Pedal Power

Sales of electric bikes are climbing

Electric bikes for rent in Madrid, Spain

 By Joseph Staruski

His face lit up with curiosity as he watched us pull up, from his seat in the coffee shop. People swarmed us asking about them, wanting to know what sleak new invention we were riding on. It was like we were celebrities. All it took was a couple of e-bikes.

“I get this all the time” said Tim Isle, the sales lead at Trek Bicycles at 47 West Lancaster Avenue in Ardmore, who took me for a ride on an electric bicycle. I got to see the excitement first-hand as electric bicycles are on the rise throughout the world and in the United States.

The typical electric bicycle is has a battery attached to either the middle frame or above the back wheel. It has a small motor that provides extra power to the rider proportional to their effort. Essentially, if you work harder, the motor works harder too. “A lot of commuters think about it as flattening out the road,” said Isle.

The NPD Group, a company that studies trends in consumer products, said last October, “electric bicycle sales have nearly tripled over the last 37 months” in the United States. Also, Google web searches for the topic of electric bikes increased by 45 percent in the United States when comparing July 2015 with July 2017, according to Google. In comparison, the number of searches for the topic of “bicycle” compared at the same time periods did not change.

The trend is expected to continue with projections from statista, a market research company, showing that the market for electric bicycles worldwide will grow from $15.7 to $24.3 billion dollars from 2016 to 2025, an increase of 55 percent.

But despite all of the apparent interest, some people might still have some reservations. Alex Winoski, a manager at Cycles BiKyle at 1046 West Lancaster Avenue in Bryn Mawr, has been working at the specialty bike shop for 11 years, since he was 16. He said he had some reservations of his own about electric bicycles before trying one a few years ago at the Philadelphia Bike Expo. “It’s something you don’t think you want until you try one,” he said. His mind was changed. After the expo, he decided to start selling e-bikes at his shop.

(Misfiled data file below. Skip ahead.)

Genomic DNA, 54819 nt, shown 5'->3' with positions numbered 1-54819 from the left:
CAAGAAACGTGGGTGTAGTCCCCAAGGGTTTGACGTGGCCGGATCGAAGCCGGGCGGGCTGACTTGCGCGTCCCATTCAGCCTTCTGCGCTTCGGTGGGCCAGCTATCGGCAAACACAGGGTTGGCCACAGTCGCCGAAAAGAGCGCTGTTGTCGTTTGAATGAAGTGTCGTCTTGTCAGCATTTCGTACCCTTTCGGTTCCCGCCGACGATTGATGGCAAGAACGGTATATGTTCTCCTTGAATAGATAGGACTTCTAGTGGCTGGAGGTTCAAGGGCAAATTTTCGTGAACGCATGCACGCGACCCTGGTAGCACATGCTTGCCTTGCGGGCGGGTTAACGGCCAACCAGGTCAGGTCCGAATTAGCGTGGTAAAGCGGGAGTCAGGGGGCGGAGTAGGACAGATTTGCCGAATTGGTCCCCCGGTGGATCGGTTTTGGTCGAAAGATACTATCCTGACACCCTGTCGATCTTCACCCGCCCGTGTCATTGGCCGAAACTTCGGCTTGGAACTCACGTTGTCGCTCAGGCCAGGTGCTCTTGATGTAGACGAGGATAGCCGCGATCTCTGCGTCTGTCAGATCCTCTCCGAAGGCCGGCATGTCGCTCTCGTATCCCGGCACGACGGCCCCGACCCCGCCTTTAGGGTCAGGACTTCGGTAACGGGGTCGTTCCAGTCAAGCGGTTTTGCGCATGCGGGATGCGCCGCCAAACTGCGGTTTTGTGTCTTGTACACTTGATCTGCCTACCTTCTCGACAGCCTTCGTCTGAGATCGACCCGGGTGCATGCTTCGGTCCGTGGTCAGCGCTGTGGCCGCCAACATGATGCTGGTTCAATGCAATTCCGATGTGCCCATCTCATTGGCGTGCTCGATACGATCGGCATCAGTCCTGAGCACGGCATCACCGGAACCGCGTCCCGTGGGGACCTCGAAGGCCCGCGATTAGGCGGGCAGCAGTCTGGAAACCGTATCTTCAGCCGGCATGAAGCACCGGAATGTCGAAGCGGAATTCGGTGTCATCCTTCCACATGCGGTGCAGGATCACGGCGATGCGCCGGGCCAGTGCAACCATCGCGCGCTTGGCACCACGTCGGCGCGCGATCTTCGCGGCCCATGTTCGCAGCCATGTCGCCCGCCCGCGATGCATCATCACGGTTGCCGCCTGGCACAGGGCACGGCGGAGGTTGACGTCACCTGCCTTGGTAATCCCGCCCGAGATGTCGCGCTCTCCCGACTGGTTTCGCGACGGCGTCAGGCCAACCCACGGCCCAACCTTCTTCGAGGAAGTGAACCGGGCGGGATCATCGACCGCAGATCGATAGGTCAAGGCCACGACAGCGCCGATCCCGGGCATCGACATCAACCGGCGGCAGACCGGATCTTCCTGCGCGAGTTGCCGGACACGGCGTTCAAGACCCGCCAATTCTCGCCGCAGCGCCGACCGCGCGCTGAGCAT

Another difficulty for electric bicycles is their price point. At Trek in Ardmore, they can sell for as much as $5,000 and none less than $2,000. Isle said “they’re too expensive to really be a trend right now.”

So who would buy such an expensive bicycle? Anthony Hennessy at Trek in Ardmore said people buy them for all different reasons. He said there are people who use it to compensate for physical ability like older people and someone with advanced asthma. There are couples who want to ride together at the same speed, but have different ability levels.

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Big Screen Revival

College students stream video, but still enjoy the movie theater experience.

By Steve Lehman

In the age of online streaming, college students are going to local movie theaters more than you would expect. In fact, they’re going even more than they used to.

A recent study from the Pew Research Center shows that 61% of young adults use online streaming services as their preferred method of watching TV. When you have access to thousands of movies online for the monthly price of one traditional theater ticket, why go to the theater at all?